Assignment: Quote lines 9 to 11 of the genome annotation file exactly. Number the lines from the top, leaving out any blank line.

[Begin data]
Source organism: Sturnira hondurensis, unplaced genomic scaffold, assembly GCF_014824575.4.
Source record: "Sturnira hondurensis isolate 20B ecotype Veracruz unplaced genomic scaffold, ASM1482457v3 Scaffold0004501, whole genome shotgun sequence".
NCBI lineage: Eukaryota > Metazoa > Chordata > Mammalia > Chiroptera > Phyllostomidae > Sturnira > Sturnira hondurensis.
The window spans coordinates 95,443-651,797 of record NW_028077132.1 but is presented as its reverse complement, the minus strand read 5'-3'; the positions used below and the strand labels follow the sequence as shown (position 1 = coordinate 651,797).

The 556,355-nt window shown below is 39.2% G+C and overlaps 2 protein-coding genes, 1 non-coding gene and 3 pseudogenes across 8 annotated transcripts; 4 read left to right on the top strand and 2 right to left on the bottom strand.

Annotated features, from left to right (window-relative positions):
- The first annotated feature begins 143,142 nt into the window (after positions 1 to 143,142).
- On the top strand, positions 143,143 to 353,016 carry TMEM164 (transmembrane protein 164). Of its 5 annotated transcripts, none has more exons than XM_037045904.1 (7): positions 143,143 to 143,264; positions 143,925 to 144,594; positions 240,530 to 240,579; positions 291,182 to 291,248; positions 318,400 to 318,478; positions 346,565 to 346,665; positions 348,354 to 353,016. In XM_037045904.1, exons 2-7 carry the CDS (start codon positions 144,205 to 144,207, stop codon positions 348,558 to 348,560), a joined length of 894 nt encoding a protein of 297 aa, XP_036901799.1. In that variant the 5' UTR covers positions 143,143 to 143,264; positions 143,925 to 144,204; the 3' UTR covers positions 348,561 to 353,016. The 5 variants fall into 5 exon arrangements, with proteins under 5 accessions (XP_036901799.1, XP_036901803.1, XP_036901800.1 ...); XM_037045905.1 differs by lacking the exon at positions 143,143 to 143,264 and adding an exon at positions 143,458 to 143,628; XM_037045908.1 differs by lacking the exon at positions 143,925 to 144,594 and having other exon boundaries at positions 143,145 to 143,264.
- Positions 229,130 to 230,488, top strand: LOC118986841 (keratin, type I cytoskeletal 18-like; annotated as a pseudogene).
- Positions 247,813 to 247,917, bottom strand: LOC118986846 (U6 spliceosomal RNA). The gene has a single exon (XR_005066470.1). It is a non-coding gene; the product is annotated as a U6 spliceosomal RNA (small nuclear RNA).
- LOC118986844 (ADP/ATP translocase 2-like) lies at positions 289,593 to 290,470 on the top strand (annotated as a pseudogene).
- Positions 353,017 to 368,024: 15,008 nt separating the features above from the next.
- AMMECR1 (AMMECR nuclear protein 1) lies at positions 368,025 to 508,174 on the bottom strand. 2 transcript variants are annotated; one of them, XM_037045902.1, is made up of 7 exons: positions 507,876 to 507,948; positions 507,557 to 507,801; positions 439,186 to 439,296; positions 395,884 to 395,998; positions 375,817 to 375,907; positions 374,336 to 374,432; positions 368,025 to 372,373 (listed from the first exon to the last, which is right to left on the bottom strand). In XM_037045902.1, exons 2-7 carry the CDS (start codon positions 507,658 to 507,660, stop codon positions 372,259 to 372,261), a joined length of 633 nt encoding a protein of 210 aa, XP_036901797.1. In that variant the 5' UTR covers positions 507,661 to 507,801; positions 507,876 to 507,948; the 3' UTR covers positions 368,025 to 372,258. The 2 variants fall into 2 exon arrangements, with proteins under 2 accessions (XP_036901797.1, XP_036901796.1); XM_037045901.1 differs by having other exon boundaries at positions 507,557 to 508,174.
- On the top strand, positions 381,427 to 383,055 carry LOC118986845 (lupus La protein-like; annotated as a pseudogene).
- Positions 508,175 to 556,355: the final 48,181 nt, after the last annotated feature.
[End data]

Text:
- Positions 229,130 to 230,488, top strand: LOC118986841 (keratin, type I cytoskeletal 18-like; annotated as a pseudogene).
- Positions 247,813 to 247,917, bottom strand: LOC118986846 (U6 spliceosomal RNA). The gene has a single exon (XR_005066470.1). It is a non-coding gene; the product is annotated as a U6 spliceosomal RNA (small nuclear RNA).
- LOC118986844 (ADP/ATP translocase 2-like) lies at positions 289,593 to 290,470 on the top strand (annotated as a pseudogene).